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PNS Daily Newscast - June 22, 2018 


The GOP leadership puts their efforts to fix immigration on hold. Also on the Friday rundown: Florida students take their gun control message to the Midwest; and a call for renewal of the land and water conservation fund.

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South Dakota's Cupcake Wars

Many South Dakota bakeries and restaurants are currently breaking the law by selling "adulterated" desserts that contain alcohol. (npr.org)
Many South Dakota bakeries and restaurants are currently breaking the law by selling "adulterated" desserts that contain alcohol. (npr.org)
February 27, 2018

PIERRE, S.D. – A Sioux Falls cupcake maker is waiting to learn this week if South Dakota lawmakers will approve a bill that would allow her to reopen her bakery.

Holly Boltjes launched "Intoxibakes" last year, but closed after receiving notice that she was breaking the law by selling cupcakes with alcohol in the batter and the frosting.

She's not alone. Boltjes says right now, some restaurants across the state that sell booze-infused deserts are also breaking the decades-old law designed to protect consumers from "adulterated" food.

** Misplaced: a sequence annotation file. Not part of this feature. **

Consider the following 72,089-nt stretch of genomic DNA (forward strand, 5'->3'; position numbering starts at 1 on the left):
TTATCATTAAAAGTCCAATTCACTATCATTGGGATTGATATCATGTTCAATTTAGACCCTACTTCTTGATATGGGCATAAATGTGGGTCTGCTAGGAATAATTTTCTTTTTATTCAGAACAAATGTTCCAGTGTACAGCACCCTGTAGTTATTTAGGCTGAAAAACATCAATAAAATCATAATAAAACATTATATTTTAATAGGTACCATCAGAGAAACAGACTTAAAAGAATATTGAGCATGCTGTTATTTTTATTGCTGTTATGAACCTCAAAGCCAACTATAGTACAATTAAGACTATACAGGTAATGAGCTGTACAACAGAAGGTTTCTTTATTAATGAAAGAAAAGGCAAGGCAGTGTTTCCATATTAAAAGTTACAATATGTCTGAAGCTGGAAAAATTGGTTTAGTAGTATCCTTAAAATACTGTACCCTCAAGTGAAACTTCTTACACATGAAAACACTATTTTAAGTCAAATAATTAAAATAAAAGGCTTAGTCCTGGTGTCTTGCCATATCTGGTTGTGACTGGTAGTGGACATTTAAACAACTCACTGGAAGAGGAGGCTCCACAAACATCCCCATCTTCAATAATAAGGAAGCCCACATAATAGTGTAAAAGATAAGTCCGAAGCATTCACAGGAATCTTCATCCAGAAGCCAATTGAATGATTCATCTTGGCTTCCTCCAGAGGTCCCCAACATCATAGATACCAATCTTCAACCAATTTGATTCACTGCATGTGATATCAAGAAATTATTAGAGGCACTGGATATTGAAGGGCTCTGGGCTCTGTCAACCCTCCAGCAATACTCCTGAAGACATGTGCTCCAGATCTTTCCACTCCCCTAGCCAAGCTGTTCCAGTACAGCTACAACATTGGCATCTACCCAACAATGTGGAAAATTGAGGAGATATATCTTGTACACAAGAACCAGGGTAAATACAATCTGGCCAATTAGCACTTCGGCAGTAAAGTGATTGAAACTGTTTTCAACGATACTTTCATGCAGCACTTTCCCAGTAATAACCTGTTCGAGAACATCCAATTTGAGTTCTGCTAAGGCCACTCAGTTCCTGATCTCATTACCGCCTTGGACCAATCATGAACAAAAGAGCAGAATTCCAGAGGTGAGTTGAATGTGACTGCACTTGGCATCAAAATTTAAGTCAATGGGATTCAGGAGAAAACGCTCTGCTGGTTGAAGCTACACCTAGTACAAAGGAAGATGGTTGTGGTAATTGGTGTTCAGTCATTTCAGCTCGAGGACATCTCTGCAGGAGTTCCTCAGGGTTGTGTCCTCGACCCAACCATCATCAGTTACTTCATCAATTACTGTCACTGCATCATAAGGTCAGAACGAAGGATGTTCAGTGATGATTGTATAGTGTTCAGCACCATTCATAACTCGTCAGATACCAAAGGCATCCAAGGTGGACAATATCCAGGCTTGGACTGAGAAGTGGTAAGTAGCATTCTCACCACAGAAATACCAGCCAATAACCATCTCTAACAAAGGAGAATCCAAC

"This is not just an Intoxibakes issue, this affects all the restaurants in South Dakota, any bakery that uses alcohol in their frosting or anything like that," she warns. "So it does bake out, but the law reads that you can't put alcohol into a food or it's considered adulterated."

Boltjes received some help from Sioux Falls city councilor, Christine Erickson, a former state legislator, who got a colleague to introduce Senate Bill 169 last week to amend the law. It passed with an emergency clause and could take effect immediately if approved by the House and signed by the governor.

Intoxibakes uses only two teaspoons of alcohol per one dozen cupcakes, but that was enough for the bakery to receive notice that it was unintentionally breaking the law.

Councilor Erickson says the amended law would legalize alcohol in candies or confections up to 0.5 percent by weight.

"If you look back at the South Dakota law, it's from 1939. It was from the time of prohibition, so really, the intent was to make sure that you don't sneak something in that's going to be super harmful and cause death," Erickson explains.

Erickson says the proposed South Dakota law would be similar to the laws in neighboring states, including Iowa and Minnesota.

Roz Brown, Public News Service - SD